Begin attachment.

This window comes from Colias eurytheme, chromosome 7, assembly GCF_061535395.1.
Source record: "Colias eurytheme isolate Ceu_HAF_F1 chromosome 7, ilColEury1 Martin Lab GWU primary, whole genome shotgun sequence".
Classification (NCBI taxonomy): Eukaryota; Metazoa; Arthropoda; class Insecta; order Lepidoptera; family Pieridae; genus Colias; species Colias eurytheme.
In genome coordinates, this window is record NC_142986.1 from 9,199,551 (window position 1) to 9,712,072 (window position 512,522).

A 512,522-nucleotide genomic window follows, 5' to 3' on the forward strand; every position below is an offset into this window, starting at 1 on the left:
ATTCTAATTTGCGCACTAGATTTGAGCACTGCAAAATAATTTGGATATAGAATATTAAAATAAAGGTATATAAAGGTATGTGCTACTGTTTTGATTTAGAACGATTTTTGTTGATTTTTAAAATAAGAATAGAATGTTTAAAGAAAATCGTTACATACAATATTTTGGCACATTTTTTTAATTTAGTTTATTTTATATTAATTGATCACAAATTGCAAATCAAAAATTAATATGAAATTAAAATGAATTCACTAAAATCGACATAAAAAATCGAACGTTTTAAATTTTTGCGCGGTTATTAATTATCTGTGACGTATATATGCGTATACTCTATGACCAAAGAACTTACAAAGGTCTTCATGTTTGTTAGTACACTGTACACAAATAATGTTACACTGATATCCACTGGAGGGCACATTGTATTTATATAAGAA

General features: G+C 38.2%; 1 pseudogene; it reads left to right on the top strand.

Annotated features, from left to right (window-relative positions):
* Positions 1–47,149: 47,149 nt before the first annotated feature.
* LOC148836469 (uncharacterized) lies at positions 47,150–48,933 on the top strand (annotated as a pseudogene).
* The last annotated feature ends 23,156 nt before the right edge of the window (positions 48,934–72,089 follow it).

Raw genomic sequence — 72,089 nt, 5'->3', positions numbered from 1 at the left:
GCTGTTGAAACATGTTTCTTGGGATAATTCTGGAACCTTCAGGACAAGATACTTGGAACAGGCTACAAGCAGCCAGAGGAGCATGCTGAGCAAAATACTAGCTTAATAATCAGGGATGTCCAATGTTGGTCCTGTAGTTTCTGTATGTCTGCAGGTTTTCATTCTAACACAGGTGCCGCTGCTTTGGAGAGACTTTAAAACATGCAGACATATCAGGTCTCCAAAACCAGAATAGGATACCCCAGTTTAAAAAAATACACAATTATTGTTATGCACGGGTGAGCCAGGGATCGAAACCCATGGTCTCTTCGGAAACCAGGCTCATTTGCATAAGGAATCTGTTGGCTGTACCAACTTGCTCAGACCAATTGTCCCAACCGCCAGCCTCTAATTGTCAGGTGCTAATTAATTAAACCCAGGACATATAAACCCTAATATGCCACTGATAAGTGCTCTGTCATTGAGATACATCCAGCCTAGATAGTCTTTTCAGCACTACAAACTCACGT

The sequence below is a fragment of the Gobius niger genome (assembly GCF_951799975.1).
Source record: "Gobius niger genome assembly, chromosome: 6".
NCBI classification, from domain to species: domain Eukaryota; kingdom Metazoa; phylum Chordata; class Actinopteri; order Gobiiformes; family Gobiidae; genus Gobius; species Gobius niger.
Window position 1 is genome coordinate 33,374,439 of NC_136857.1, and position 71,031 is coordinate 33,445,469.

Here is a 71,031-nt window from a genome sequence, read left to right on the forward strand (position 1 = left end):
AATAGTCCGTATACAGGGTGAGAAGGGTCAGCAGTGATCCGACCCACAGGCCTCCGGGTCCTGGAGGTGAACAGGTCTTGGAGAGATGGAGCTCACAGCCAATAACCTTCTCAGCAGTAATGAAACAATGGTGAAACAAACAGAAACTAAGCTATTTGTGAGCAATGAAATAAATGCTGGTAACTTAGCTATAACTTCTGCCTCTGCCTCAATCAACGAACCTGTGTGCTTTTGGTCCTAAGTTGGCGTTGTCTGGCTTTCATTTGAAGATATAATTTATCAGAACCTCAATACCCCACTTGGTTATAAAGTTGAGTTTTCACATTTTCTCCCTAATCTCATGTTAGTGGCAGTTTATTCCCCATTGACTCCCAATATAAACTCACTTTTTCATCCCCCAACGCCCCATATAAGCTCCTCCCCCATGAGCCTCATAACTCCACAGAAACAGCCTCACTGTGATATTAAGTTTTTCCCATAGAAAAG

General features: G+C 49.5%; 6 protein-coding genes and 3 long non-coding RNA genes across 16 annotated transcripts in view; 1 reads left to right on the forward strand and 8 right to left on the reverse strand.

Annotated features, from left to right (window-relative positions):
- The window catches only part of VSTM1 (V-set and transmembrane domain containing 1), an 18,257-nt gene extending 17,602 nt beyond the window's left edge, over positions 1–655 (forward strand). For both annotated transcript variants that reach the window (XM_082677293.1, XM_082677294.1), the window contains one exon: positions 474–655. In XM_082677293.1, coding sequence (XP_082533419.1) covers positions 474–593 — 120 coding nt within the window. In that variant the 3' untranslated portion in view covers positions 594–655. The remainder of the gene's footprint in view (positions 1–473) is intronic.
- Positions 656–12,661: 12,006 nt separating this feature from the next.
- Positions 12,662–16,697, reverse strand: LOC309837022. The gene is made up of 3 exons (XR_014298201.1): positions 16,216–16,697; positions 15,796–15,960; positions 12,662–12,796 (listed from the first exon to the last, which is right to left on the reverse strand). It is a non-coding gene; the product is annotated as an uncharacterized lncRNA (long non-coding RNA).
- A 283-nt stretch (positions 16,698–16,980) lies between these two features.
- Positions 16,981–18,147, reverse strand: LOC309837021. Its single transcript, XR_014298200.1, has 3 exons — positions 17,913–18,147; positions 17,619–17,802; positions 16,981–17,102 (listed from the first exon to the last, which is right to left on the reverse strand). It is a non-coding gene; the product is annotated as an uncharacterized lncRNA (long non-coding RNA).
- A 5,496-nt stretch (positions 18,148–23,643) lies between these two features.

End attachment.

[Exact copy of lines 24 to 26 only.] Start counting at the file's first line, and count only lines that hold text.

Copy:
- Positions 12,662–16,697, reverse strand: LOC309837022. The gene is made up of 3 exons (XR_014298201.1): positions 16,216–16,697; positions 15,796–15,960; positions 12,662–12,796 (listed from the first exon to the last, which is right to left on the reverse strand). It is a non-coding gene; the product is annotated as an uncharacterized lncRNA (long non-coding RNA).
- A 283-nt stretch (positions 16,698–16,980) lies between these two features.
- Positions 16,981–18,147, reverse strand: LOC309837021. Its single transcript, XR_014298200.1, has 3 exons — positions 17,913–18,147; positions 17,619–17,802; positions 16,981–17,102 (listed from the first exon to the last, which is right to left on the reverse strand). It is a non-coding gene; the product is annotated as an uncharacterized lncRNA (long non-coding RNA).